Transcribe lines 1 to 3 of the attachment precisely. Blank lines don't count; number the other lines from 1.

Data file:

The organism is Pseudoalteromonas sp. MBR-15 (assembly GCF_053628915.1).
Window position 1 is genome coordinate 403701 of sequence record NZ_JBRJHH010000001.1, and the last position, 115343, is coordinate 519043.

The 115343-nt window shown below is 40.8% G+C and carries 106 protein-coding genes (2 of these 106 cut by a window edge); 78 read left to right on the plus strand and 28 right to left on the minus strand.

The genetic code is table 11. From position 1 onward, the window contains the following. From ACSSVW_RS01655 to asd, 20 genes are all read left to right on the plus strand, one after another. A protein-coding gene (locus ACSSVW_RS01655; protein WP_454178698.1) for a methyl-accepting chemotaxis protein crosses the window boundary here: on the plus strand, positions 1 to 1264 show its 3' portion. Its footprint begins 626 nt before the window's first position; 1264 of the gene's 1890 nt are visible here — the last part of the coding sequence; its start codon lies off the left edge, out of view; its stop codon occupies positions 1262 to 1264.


The organism is Pseudoalteromonas sp. MBR-15 (assembly GCF_053628915.1).
Window position 1 is genome coordinate 403701 of sequence record NZ_JBRJHH010000001.1, and the last position, 115343, is coordinate 519043.

The 115343-nt window shown below is 40.8% G+C and carries 106 protein-coding genes (2 of these 106 cut by a window edge); 78 read left to right on the plus strand and 28 right to left on the minus strand.